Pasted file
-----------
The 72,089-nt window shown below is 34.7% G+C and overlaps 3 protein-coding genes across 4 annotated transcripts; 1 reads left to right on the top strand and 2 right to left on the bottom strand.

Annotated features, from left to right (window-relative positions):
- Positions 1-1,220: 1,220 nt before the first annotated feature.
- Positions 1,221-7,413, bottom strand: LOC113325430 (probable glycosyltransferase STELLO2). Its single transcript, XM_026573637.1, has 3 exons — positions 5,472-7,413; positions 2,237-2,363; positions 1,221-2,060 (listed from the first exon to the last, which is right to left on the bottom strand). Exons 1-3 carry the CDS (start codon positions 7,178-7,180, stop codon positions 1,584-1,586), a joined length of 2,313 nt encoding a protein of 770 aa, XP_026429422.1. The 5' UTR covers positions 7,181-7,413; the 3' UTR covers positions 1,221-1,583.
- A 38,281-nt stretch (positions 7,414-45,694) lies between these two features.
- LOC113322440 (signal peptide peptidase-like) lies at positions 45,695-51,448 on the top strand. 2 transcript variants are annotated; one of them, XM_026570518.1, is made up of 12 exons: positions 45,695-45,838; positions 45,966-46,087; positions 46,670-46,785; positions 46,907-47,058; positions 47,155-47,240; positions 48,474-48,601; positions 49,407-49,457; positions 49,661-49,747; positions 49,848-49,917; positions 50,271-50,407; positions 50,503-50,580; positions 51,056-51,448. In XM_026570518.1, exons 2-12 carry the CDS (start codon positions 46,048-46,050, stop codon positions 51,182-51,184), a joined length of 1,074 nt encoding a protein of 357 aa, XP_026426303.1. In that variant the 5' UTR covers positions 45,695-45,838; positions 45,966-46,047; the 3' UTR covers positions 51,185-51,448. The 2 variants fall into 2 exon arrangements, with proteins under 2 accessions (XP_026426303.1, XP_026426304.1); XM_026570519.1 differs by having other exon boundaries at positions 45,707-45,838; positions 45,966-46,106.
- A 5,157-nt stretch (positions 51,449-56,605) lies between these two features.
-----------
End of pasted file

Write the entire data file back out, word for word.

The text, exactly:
The 72,089-nt window shown below is 34.7% G+C and overlaps 3 protein-coding genes across 4 annotated transcripts; 1 reads left to right on the top strand and 2 right to left on the bottom strand.

Annotated features, from left to right (window-relative positions):
- Positions 1-1,220: 1,220 nt before the first annotated feature.
- Positions 1,221-7,413, bottom strand: LOC113325430 (probable glycosyltransferase STELLO2). Its single transcript, XM_026573637.1, has 3 exons — positions 5,472-7,413; positions 2,237-2,363; positions 1,221-2,060 (listed from the first exon to the last, which is right to left on the bottom strand). Exons 1-3 carry the CDS (start codon positions 7,178-7,180, stop codon positions 1,584-1,586), a joined length of 2,313 nt encoding a protein of 770 aa, XP_026429422.1. The 5' UTR covers positions 7,181-7,413; the 3' UTR covers positions 1,221-1,583.
- A 38,281-nt stretch (positions 7,414-45,694) lies between these two features.
- LOC113322440 (signal peptide peptidase-like) lies at positions 45,695-51,448 on the top strand. 2 transcript variants are annotated; one of them, XM_026570518.1, is made up of 12 exons: positions 45,695-45,838; positions 45,966-46,087; positions 46,670-46,785; positions 46,907-47,058; positions 47,155-47,240; positions 48,474-48,601; positions 49,407-49,457; positions 49,661-49,747; positions 49,848-49,917; positions 50,271-50,407; positions 50,503-50,580; positions 51,056-51,448. In XM_026570518.1, exons 2-12 carry the CDS (start codon positions 46,048-46,050, stop codon positions 51,182-51,184), a joined length of 1,074 nt encoding a protein of 357 aa, XP_026426303.1. In that variant the 5' UTR covers positions 45,695-45,838; positions 45,966-46,047; the 3' UTR covers positions 51,185-51,448. The 2 variants fall into 2 exon arrangements, with proteins under 2 accessions (XP_026426303.1, XP_026426304.1); XM_026570519.1 differs by having other exon boundaries at positions 45,707-45,838; positions 45,966-46,106.
- A 5,157-nt stretch (positions 51,449-56,605) lies between these two features.